Deduplication took the market by storm several years ago, and backup hasn’t been the same since. With the ability to eradicate duplicate data in duplication-prone backups, deduplication made it practical to store large amounts of backup data on disk instead of tape. In short order, a number of vendors marched into the market spotlight offering products with tremendous efficiency claims, great throughput rates, and greater tolerance for the too often erratic throughput of backup jobs that was a thorn in the side for traditional tape. Today, deduplicating backup storage appliances are a common site in data centers of all types and sizes.
But deduplicating data is a tricky science. It is often not as simple as just finding matching runs of similar data. Backup applications and modifications to data can sprinkle data streams with mismatched bits and pieces, making deduplication much more challenging. The problem is worst for Virtual Tape Libraries (VTLs) that emulate traditional tape. Since they emulate tape, backup applications use all of their traditional tape formatting. Such formatting is designed to compensate for tape shortcomings and allow faster and better application access to data on tape, but it creates noise for deduplication.
The best products on the market recognize this challenge and have built “parsers” for every backup application – technology that recognizes the metadata within the backup stream and enables the backup storage appliance to read around it.
In 2012, IBM introduced a parser for IBM’s leading backup application Tivoli Storage Manager (TSM) in their ProtecTIER line of backup storage solutions. TSM has long had a reputation for a noisy tape format. That format enables richer data interaction than many competitors, but it creates enormous challenges for deduplication.
At IBM’s invitation, in November of 2012, Taneja Group Labs put ProtecTIER through the paces to evaluate whether this parser for the ProtecTIER family makes a difference. Our findings: Clearly it does; in our highly structured lab exercise, ProtecTIER looked fully poised to deliver advertised deduplication for TSM environments. In our case, we observed a reasonable 10X to 20X deduplication range for real world Microsoft Exchange data.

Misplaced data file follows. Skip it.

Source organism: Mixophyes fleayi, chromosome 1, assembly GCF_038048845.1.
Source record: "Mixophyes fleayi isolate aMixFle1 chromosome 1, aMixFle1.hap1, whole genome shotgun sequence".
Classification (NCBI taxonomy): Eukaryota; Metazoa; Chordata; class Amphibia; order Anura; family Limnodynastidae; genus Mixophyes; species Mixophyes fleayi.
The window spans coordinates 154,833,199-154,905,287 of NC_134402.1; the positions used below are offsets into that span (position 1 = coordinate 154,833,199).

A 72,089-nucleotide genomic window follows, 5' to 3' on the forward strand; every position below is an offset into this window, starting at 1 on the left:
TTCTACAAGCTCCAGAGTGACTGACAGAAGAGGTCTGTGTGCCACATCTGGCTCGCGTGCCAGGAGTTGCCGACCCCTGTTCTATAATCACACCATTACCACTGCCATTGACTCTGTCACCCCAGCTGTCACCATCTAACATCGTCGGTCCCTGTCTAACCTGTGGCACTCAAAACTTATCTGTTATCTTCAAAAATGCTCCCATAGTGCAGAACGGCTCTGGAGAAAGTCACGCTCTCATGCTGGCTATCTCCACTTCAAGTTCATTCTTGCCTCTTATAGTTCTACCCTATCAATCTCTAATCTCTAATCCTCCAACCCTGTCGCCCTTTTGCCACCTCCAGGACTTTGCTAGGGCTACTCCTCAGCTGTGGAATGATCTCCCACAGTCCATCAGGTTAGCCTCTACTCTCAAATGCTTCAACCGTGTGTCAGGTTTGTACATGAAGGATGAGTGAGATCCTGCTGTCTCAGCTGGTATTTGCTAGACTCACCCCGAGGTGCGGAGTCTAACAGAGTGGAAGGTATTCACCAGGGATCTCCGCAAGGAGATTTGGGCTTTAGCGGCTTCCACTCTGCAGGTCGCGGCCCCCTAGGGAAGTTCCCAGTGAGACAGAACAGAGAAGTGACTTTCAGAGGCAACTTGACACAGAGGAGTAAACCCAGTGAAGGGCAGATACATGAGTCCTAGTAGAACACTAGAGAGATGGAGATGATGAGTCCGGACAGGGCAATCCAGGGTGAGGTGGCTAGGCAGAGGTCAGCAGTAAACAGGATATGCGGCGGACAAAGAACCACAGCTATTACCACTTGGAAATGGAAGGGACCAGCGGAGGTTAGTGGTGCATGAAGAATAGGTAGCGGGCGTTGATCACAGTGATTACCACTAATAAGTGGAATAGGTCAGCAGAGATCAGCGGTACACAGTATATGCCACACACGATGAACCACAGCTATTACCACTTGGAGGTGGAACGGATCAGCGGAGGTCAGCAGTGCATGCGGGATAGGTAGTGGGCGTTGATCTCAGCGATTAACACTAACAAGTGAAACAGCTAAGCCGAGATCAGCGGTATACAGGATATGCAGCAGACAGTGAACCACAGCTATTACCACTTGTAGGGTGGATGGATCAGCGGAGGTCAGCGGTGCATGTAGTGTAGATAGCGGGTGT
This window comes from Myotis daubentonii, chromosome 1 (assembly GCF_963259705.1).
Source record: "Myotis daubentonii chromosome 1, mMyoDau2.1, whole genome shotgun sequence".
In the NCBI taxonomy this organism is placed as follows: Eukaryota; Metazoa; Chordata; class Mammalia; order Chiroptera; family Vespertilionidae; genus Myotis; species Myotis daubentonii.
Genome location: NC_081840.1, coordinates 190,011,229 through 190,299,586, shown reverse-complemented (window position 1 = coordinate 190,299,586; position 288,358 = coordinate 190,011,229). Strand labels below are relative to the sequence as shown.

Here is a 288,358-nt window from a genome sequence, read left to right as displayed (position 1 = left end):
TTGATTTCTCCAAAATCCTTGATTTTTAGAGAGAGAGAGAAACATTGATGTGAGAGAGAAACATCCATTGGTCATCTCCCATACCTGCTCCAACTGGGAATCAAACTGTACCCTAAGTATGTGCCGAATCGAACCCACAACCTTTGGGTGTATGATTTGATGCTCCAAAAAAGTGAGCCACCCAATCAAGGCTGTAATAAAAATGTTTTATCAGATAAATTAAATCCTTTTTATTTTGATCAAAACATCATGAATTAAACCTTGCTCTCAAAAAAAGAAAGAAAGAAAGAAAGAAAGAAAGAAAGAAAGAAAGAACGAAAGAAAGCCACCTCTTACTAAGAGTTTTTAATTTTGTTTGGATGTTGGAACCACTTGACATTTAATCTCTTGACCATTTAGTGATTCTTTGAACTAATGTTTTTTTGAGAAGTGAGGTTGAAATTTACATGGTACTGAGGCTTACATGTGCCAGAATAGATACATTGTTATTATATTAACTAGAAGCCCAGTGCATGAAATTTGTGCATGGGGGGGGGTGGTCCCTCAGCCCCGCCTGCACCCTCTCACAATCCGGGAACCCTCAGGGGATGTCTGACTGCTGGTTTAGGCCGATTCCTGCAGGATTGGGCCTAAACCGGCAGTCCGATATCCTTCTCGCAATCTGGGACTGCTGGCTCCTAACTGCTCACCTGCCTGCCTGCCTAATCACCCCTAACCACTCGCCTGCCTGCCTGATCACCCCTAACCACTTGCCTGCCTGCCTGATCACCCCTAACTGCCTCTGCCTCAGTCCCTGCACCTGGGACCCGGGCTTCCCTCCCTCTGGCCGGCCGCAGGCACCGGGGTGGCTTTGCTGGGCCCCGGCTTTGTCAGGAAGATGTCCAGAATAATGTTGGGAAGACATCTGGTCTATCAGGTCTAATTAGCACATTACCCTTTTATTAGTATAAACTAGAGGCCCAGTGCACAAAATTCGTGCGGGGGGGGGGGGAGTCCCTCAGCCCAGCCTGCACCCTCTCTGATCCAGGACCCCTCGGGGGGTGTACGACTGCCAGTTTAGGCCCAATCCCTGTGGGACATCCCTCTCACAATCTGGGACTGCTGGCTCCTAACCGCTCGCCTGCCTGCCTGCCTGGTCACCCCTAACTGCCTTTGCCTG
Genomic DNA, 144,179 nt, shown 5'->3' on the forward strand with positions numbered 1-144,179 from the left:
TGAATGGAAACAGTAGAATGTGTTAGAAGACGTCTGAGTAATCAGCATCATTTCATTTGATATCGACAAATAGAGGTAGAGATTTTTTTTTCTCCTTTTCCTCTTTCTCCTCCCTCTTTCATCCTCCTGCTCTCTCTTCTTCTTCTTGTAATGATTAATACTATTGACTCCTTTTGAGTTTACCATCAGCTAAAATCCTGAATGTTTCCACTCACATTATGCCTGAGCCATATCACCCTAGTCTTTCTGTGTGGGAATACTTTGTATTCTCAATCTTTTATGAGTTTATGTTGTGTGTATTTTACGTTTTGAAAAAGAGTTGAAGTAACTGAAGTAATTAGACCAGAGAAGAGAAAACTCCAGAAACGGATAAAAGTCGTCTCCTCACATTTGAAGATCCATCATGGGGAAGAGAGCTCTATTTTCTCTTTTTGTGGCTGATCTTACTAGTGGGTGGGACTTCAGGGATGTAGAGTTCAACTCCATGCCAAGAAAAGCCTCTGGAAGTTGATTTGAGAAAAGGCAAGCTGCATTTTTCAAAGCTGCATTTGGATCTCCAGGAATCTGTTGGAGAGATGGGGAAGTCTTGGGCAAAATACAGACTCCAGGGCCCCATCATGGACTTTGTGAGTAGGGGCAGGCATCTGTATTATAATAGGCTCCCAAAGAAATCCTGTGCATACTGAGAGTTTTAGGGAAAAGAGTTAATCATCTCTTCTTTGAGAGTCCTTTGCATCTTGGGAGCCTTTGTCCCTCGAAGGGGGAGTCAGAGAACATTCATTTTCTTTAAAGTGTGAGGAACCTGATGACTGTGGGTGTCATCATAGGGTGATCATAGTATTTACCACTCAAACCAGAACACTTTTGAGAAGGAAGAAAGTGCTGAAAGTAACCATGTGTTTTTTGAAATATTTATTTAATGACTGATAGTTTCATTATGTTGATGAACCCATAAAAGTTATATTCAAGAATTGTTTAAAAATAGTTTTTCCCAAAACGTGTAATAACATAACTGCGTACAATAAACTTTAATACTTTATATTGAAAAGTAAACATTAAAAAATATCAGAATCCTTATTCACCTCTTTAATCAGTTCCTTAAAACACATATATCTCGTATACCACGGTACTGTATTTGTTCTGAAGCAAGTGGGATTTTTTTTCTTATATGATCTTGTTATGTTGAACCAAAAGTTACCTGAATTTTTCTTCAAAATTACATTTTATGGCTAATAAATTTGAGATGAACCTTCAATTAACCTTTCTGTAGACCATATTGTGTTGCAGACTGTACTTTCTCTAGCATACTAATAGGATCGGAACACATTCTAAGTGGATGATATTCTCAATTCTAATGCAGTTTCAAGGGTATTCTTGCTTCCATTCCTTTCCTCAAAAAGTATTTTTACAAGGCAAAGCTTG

Over the past few years, backup has become a busy market. For the first time in many years, a new wave of energy hit this market as small innovators sprang forth to try to tackle pressing challenges around virtual server backup. The market has taken off because of a unique set of challenges and simultaneous opportunities within the virtual infrastructure – with large amounts of highly similar data, interesting APIs for automation, and a uniquely limited set of IO and processing resources, the data behind the virtual server can be captured and protected in unique new ways. As innovators in turn attacked these opportunities, backup has been fundamentally changed. In many cases, backup has been put in the hands of the virtual infrastructure administrator, made lighter weight and vastly more accessible, and has become a powerful tool for data protection and data management.